SHARMA: Yet laborers in the desert are subject to the same kind of inequitable work agreement as those in the coastal pans. They receive a single payment at the beginning of the monsoon, and must commit to work for the rest of the year. But for all these workers, there are advantages to the system. Back on the coast, Arjun tells us that receiving a lump sum allows family members to pool their earnings and pay for important events - like weddings.

[ARJUN BHAI SPEAKS IN GUJARATI]

TRANSLATOR: I had to pay a dowry for my daughters when they got married. This is 50,000 to 60,000 rupees. With our family income from working here, we have that much money at one time and we were able to pay these dowries.

SHARMA: In this region of Gujarat, the caste system still tends to define social roles and occupations. Arjun Bhai and the Raja family are part of the Koli community, who have traditionally worked in the salt industry. And for many members of this community, including Arjun Bhai, salt work is an inherited profession.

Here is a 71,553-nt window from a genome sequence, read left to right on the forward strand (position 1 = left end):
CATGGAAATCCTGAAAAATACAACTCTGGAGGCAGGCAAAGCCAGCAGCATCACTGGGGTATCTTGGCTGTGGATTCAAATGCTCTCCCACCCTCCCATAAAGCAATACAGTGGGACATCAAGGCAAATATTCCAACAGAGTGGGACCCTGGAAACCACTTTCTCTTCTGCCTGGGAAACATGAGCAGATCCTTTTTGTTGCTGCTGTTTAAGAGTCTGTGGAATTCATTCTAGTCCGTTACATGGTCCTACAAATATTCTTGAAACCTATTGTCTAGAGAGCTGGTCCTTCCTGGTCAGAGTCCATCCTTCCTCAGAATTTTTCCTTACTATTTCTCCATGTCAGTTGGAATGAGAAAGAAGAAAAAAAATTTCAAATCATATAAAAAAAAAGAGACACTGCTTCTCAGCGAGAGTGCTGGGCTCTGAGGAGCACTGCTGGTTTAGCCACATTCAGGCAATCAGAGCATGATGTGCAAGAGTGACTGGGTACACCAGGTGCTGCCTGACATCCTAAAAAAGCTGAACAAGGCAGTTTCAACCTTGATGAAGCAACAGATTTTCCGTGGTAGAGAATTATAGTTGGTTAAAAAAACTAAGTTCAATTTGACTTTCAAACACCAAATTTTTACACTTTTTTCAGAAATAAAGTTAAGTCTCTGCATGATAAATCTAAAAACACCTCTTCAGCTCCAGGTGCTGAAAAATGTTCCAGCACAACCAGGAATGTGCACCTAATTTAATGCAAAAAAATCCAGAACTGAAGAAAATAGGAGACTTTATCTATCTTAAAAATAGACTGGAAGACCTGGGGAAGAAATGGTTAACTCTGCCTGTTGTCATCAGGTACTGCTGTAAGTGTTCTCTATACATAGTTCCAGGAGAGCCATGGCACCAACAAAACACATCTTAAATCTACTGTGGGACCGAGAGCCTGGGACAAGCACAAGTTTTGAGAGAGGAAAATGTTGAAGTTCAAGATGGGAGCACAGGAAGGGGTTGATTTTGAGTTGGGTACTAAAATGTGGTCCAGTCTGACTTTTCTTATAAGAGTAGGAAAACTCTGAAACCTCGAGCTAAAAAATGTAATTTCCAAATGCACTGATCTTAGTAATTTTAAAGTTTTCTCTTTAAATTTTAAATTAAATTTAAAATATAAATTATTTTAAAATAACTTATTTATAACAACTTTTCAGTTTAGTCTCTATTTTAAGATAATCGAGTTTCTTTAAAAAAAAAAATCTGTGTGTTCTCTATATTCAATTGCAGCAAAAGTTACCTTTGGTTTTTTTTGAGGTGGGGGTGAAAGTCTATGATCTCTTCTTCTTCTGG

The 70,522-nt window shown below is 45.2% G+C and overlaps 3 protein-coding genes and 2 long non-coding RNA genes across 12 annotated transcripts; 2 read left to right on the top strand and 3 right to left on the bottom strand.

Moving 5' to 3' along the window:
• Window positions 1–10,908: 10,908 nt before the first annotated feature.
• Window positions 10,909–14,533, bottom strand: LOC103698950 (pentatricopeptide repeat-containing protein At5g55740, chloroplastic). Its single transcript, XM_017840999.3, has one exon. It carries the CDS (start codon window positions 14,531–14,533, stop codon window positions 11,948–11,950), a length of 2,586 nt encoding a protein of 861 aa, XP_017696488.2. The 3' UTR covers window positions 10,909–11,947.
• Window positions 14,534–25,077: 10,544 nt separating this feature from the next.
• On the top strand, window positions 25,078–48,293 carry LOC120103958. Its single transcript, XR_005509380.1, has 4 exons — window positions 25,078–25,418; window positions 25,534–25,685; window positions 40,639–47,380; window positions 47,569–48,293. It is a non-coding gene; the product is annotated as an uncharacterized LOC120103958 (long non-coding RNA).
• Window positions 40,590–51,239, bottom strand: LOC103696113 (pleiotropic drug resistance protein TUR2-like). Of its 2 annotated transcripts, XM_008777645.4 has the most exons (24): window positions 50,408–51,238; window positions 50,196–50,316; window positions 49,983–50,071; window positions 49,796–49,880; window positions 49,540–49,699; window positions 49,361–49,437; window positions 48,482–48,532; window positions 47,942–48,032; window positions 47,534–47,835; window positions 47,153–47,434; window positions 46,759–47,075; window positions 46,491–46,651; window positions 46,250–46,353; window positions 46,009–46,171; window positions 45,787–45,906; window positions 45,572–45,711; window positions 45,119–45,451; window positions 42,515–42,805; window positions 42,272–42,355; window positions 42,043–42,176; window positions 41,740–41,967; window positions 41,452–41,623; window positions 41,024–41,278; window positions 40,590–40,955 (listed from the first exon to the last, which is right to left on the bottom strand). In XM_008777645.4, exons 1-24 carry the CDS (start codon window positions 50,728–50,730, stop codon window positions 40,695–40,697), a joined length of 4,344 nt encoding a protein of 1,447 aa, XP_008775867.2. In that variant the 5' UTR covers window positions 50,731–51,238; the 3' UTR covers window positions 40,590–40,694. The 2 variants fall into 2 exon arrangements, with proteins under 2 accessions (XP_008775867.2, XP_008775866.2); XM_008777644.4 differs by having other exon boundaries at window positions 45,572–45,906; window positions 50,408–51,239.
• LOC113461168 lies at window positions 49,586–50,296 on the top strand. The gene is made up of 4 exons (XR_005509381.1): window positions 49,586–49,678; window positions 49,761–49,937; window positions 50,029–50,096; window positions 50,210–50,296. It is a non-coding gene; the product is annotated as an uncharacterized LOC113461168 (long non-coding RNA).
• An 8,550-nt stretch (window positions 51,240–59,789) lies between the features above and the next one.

SHARMA: How long have you been working here?

[ARJUN BHAI RESPONDS IN GUJARATI]

SHARMA: His whole life?

TRANSLATOR: Whole life.

SHARMA: And your family as well?

[ARJUN BHAI RESPONDS IN GUJARATI]

TRANSLATOR: His forefather was working same, his father’s work is same, since long.

[WATER FLOWING FROM WELL]

SHARMA: Despite the grueling way of life on the salt worksites, laborers are proud to be part of an industry that Gandhi made the symbol of their country’s independence movement.


There are hundreds of salt pans along the coast. (Photo: Henry Peck)

[ARJUN BHAI SPEAKS IN GUJARATI]

TRANSLATOR: He made a good garden for us, Mahatma Gandhi. India is a garden. It was spoiled by another country. But Gandhi renovated it.

SHARMA: And for the laborers in the salt pans, even the desert is a fertile part of this garden. They’ll be there, tilling and harvesting salt, until next summer, when the monsoon rains return.

For Living on Earth, I’m Meara Sharma in Gujarat.